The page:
Agent Martin Bishop never intended to reveal his deepest secret to his colleague, Casey Wicker. But when he is forced to do so in order to save Casey’s life, it changes everything. Discovering that your partner suddenly has a pair of wings isn’t something Casey expected, but he’s loved Martin for years and this gives them the push they need to move forward. And Casey has no problem loving Martin as he is, wings and all.
Martin is a member of a rare race called Avians and they live in secret for a reason. Exposing ones wings to a human, however unintentional, carries a heavy penalty for both Avian and human. So as Casey and Martin begin to finally embrace their romance, they are left scrambling to appease the Avian council. If they don’t, then Martin and Casey will be killed.
There is an idea in writing called “Chekhov’s gun.” It stems from several quotes written in private letters by the master Russian playwright Anton Chekhov. In simple terms, Chekhov means that if an aspect of a story isn’t needed, cut it. And if you leave it in, you’d better be prepared to do something with it, i.e. don’t bring a gun on stage unless you’re prepared to fire it. Fallen For You is filled with so many metaphorically unused guns I almost don’t know where to start. There are mysteries that never go anywhere, a mated bonding whose properties seem to change nearly every page, and crisis after crisis that is resolved within paragraphs. In short, Fallen For You is something of a mess.
The concept is a good one and intrigued me right away. Casey and Martin are secret agents who have worked together for years, but never acted on their mutual attraction. And when Martin reveals his wings, Casey’s acceptance is sweet and wonderfully loyal. This all happens in the first couple chapters, but after that things fall apart.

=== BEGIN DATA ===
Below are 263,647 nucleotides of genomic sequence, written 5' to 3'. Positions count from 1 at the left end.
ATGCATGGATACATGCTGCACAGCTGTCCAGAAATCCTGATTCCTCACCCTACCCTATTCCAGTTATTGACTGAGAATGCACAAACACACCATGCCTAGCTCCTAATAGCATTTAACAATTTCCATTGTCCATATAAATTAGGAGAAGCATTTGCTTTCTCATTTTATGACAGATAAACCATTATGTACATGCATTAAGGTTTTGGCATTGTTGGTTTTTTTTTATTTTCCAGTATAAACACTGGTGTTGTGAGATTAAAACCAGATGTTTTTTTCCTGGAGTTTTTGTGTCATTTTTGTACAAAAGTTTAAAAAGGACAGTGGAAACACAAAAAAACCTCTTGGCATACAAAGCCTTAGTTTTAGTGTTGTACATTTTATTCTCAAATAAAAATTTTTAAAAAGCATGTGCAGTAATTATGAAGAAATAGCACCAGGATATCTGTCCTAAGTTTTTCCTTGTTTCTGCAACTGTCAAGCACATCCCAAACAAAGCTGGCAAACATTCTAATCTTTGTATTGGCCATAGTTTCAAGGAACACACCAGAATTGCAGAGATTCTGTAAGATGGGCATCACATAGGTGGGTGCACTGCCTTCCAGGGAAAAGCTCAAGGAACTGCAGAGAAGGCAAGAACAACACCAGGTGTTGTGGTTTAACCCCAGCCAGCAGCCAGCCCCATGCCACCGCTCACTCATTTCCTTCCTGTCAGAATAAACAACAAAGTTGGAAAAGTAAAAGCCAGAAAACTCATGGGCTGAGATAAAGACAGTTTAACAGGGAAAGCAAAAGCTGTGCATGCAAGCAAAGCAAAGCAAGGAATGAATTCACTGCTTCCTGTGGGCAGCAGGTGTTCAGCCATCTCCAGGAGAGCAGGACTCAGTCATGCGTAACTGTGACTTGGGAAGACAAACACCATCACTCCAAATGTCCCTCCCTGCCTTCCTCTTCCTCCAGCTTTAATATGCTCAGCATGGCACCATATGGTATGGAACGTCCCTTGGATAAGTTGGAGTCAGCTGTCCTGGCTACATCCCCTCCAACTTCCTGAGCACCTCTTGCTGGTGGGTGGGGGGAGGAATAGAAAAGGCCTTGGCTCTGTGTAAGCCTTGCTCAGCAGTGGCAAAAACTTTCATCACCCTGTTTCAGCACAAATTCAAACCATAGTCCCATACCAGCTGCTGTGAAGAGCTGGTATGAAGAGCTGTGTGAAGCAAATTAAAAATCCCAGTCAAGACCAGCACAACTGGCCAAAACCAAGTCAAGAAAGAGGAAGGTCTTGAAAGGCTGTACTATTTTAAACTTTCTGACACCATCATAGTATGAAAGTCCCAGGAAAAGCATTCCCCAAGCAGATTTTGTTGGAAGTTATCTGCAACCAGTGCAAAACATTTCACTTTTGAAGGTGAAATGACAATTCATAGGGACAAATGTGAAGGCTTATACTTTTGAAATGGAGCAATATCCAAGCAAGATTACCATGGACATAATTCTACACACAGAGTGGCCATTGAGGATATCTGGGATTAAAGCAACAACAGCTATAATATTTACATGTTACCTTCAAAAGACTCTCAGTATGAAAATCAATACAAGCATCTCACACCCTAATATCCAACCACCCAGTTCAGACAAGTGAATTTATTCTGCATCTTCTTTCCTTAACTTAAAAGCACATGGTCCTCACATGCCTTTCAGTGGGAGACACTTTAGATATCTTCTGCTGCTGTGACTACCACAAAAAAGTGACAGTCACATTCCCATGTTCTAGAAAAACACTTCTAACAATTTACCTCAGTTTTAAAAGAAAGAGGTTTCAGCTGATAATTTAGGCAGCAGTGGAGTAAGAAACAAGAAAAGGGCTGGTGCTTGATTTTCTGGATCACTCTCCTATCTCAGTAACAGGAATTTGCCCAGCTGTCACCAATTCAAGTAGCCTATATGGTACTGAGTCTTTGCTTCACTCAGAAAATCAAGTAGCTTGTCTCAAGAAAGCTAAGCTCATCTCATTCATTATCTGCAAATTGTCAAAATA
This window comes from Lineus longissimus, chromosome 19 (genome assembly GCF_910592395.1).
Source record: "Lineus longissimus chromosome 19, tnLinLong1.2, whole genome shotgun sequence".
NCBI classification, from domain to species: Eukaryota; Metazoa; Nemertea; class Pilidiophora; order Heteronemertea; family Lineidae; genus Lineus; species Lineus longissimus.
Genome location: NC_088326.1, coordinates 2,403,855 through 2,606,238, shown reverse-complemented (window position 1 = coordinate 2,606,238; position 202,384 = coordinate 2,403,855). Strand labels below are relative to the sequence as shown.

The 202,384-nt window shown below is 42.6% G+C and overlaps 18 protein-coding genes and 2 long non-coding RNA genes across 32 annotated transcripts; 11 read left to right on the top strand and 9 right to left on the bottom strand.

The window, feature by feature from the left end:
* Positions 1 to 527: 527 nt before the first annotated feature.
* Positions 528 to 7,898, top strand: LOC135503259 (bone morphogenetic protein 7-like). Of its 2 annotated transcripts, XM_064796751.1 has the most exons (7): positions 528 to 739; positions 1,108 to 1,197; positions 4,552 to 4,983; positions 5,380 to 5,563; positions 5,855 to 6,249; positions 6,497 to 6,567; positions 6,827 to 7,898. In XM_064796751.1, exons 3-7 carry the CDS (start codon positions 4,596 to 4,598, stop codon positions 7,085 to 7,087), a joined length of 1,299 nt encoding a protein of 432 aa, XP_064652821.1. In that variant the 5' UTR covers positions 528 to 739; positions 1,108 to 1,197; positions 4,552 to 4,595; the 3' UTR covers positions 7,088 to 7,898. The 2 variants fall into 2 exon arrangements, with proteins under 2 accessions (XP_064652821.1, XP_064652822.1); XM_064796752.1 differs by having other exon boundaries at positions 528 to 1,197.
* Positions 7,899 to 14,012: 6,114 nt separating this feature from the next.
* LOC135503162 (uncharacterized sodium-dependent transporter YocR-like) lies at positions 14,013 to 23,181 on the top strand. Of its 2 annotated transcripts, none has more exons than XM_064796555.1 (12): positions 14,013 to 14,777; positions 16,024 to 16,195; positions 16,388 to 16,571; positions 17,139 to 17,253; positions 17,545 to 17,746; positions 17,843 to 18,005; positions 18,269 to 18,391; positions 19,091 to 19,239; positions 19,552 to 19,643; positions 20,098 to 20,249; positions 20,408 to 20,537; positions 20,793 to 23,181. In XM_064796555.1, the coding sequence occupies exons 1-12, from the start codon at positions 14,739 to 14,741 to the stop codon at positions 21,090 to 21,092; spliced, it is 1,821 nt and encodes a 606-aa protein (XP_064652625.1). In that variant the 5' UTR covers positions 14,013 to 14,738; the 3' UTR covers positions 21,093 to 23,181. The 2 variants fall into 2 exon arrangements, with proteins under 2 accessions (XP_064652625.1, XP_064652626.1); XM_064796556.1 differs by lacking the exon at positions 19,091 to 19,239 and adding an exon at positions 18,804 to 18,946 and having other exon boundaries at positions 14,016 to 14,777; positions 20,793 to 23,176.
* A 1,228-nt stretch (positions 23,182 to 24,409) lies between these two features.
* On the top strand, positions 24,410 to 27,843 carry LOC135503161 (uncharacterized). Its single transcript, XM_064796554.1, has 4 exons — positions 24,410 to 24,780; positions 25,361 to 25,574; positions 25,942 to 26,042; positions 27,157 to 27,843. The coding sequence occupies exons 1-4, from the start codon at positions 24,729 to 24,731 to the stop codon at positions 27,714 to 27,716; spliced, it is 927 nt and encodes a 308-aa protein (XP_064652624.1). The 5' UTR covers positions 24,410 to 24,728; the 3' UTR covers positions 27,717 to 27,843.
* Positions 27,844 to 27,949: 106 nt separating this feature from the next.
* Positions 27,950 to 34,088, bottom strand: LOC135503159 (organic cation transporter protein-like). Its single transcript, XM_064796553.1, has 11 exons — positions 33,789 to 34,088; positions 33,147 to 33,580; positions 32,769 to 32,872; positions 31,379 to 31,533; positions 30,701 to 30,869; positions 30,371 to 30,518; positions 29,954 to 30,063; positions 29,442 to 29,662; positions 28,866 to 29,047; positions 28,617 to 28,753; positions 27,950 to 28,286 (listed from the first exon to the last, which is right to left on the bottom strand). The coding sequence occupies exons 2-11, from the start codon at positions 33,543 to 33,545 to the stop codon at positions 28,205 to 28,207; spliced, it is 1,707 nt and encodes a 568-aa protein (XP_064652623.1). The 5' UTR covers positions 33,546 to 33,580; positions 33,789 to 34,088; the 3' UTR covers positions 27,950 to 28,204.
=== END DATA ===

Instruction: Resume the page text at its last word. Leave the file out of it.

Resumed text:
We’re told the Avian race is incredibly rare, but they have no problem passing a death sentence on Martin for accidentally exposing his wings. So even though they’re super rare, they can still afford to just slaughter one of their own for a minor transgression. Once the sentence is passed, Casey seems strangely unbothered by the fact they’ve decided to kill him. As if death by bird people is an everyday occurrence for him. More likely he realizes, as readers quickly do, there are absolutely no stakes in this book. Problems are resolved with stunning swiftness and even moments of temporary tension are brushed aside with ridiculous casualness.
Neither Casey nor Martin are particularly deep characters. They are not quite caricatures, but we never get a sense of who they actually are. They have great sex together, but beyond that they interact like casual acquaintances. Secondary characters are just sort of dropped in whenever the rambling plot requires it, but aren’t give much by way of purpose. Even Martin’s brother, Leon, who plays a fairly important role, gets shuffled from page to page only to disappear for whole chapters.
Fallen For You is a jumbled collection of shifter tropes, a poorly defined plot, and so many pointless incidents that it was nearly impossible to finish. The original idea was actually intriguing and had the author focused on building a relationship between Casey and Martin and establishing a cohesive narrative, this could have been a much different novel. As it stands I can’t recommend this one.